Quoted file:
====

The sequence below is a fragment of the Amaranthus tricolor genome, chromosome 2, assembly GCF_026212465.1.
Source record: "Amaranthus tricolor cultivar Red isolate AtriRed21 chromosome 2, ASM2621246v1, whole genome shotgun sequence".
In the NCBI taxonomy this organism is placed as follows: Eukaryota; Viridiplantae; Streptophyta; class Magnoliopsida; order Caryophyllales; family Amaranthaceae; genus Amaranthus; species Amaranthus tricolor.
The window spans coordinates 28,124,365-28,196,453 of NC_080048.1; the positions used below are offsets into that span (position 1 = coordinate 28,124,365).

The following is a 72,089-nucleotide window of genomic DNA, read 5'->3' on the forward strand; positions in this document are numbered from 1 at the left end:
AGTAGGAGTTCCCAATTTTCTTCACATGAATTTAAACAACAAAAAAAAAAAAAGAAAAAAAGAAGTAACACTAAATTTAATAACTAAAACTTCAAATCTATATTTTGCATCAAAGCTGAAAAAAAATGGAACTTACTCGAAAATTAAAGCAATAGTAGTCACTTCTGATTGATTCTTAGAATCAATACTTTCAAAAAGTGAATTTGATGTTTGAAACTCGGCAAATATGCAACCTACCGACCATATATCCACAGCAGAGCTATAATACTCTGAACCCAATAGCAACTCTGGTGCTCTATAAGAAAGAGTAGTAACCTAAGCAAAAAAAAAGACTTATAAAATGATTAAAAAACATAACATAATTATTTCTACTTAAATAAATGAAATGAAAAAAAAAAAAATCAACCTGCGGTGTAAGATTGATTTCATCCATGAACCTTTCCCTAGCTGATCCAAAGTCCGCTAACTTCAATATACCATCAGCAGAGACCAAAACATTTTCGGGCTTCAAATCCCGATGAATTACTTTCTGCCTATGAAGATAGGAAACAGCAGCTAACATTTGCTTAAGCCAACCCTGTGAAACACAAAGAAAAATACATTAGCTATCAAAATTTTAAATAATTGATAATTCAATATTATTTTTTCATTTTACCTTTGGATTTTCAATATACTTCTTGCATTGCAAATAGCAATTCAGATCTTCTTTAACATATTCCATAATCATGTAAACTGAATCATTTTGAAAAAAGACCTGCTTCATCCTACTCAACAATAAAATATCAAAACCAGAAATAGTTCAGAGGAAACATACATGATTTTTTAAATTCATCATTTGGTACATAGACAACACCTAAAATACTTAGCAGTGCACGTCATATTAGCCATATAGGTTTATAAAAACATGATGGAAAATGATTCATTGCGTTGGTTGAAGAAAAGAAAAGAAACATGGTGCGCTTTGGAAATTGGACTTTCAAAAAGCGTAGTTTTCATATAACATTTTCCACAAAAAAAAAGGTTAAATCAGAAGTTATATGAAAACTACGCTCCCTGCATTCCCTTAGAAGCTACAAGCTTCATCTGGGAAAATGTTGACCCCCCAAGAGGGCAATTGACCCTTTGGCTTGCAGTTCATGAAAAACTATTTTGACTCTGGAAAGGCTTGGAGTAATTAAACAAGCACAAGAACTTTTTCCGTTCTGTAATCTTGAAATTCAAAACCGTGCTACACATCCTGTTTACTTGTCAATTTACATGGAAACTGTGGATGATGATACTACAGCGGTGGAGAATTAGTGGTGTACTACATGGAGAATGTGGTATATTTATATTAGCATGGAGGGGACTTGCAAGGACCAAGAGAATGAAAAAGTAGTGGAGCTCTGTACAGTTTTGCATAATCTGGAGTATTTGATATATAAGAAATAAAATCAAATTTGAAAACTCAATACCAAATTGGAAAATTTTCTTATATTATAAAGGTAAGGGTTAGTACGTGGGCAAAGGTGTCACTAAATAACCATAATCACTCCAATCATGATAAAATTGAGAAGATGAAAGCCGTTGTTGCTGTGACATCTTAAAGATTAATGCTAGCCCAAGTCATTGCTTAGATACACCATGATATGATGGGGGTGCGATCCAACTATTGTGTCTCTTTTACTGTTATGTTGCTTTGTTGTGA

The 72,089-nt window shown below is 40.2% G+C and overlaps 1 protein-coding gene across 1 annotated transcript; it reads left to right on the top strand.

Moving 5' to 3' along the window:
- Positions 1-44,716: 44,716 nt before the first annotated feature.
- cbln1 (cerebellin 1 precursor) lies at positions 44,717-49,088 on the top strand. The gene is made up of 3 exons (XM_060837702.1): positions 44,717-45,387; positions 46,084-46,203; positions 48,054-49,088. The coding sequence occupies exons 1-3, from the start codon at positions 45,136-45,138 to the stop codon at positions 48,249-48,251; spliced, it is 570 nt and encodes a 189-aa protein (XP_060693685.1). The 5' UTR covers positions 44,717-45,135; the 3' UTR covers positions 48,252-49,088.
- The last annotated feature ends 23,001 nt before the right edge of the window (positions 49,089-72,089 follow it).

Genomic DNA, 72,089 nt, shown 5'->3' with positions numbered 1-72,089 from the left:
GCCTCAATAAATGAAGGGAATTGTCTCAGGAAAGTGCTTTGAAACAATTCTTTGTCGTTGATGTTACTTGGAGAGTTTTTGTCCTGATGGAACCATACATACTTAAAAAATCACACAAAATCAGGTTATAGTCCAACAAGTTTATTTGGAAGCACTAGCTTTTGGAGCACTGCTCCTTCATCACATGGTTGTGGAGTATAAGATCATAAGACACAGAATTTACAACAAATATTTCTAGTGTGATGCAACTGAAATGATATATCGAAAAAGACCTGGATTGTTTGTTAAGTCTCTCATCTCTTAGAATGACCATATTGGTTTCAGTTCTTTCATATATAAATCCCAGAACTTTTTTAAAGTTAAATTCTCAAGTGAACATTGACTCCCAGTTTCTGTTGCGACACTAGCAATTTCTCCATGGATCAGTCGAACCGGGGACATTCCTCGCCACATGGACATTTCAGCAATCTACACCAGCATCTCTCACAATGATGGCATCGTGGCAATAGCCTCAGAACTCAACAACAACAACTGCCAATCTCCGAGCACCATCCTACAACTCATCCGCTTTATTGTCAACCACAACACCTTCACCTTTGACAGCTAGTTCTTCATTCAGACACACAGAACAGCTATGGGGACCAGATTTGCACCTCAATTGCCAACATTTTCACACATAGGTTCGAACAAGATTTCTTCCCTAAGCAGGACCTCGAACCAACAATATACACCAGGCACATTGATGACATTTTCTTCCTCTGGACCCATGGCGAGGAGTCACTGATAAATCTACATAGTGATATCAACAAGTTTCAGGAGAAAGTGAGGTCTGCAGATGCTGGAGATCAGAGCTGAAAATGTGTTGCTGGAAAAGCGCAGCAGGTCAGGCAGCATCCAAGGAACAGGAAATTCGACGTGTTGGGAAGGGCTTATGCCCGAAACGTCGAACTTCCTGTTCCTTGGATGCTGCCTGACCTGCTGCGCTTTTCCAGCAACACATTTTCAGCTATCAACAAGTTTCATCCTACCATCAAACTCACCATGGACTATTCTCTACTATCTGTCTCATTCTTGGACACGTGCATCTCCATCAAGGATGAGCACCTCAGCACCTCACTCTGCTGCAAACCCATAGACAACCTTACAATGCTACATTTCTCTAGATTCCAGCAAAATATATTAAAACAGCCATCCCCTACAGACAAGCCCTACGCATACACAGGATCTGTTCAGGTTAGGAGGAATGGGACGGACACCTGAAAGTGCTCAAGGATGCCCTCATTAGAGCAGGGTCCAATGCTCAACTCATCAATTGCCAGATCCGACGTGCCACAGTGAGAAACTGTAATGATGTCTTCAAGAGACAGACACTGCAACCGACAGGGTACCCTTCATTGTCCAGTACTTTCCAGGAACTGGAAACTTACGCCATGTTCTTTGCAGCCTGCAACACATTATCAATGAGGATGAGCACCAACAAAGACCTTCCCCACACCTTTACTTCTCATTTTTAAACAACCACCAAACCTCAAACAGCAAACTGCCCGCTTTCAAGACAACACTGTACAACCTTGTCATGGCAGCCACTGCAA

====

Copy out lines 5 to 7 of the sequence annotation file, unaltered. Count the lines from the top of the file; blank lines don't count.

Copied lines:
The following is a 72,089-nucleotide window of genomic DNA, read 5'->3' on the forward strand; positions in this document are numbered from 1 at the left end:
AGTAGGAGTTCCCAATTTTCTTCACATGAATTTAAACAACAAAAAAAAAAAAAGAAAAAAAGAAGTAACACTAAATTTAATAACTAAAACTTCAAATCTATATTTTGCATCAAAGCTGAAAAAAAATGGAACTTACTCGAAAATTAAAGCAATAGTAGTCACTTCTGATTGATTCTTAGAATCAATACTTTCAAAAAGTGAATTTGATGTTTGAAACTCGGCAAATATGCAACCTACCGACCATATATCCACAGCAGAGCTATAATACTCTGAACCCAATAGCAACTCTGGTGCTCTATAAGAAAGAGTAGTAACCTAAGCAAAAAAAAAGACTTATAAAATGATTAAAAAACATAACATAATTATTTCTACTTAAATAAATGAAATGAAAAAAAAAAAAATCAACCTGCGGTGTAAGATTGATTTCATCCATGAACCTTTCCCTAGCTGATCCAAAGTCCGCTAACTTCAATATACCATCAGCAGAGACCAAAACATTTTCGGGCTTCAAATCCCGATGAATTACTTTCTGCCTATGAAGATAGGAAACAGCAGCTAACATTTGCTTAAGCCAACCCTGTGAAACACAAAGAAAAATACATTAGCTATCAAAATTTTAAATAATTGATAATTCAATATTATTTTTTCATTTTACCTTTGGATTTTCAATATACTTCTTGCATTGCAAATAGCAATTCAGATCTTCTTTAACATATTCCATAATCATGTAAACTGAATCATTTTGAAAAAAGACCTGCTTCATCCTACTCAACAATAAAATATCAAAACCAGAAATAGTTCAGAGGAAACATACATGATTTTTTAAATTCATCATTTGGTACATAGACAACACCTAAAATACTTAGCAGTGCACGTCATATTAGCCATATAGGTTTATAAAAACATGATGGAAAATGATTCATTGCGTTGGTTGAAGAAAAGAAAAGAAACATGGTGCGCTTTGGAAATTGGACTTTCAAAAAGCGTAGTTTTCATATAACATTTTCCACAAAAAAAAAGGTTAAATCAGAAGTTATATGAAAACTACGCTCCCTGCATTCCCTTAGAAGCTACAAGCTTCATCTGGGAAAATGTTGACCCCCCAAGAGGGCAATTGACCCTTTGGCTTGCAGTTCATGAAAAACTATTTTGACTCTGGAAAGGCTTGGAGTAATTAAACAAGCACAAGAACTTTTTCCGTTCTGTAATCTTGAAATTCAAAACCGTGCTACACATCCTGTTTACTTGTCAATTTACATGGAAACTGTGGATGATGATACTACAGCGGTGGAGAATTAGTGGTGTACTACATGGAGAATGTGGTATATTTATATTAGCATGGAGGGGACTTGCAAGGACCAAGAGAATGAAAAAGTAGTGGAGCTCTGTACAGTTTTGCATAATCTGGAGTATTTGATATATAAGAAATAAAATCAAATTTGAAAACTCAATACCAAATTGGAAAATTTTCTTATATTATAAAGGTAAGGGTTAGTACGTGGGCAAAGGTGTCACTAAATAACCATAATCACTCCAATCATGATAAAATTGAGAAGATGAAAGCCGTTGTTGCTGTGACATCTTAAAGATTAATGCTAGCCCAAGTCATTGCTTAGATACACCATGATATGATGGGGGTGCGATCCAACTATTGTGTCTCTTTTACTGTTATGTTGCTTTGTTGTGA

The 72,089-nt window shown below is 40.2% G+C and overlaps 1 protein-coding gene across 1 annotated transcript; it reads left to right on the top strand.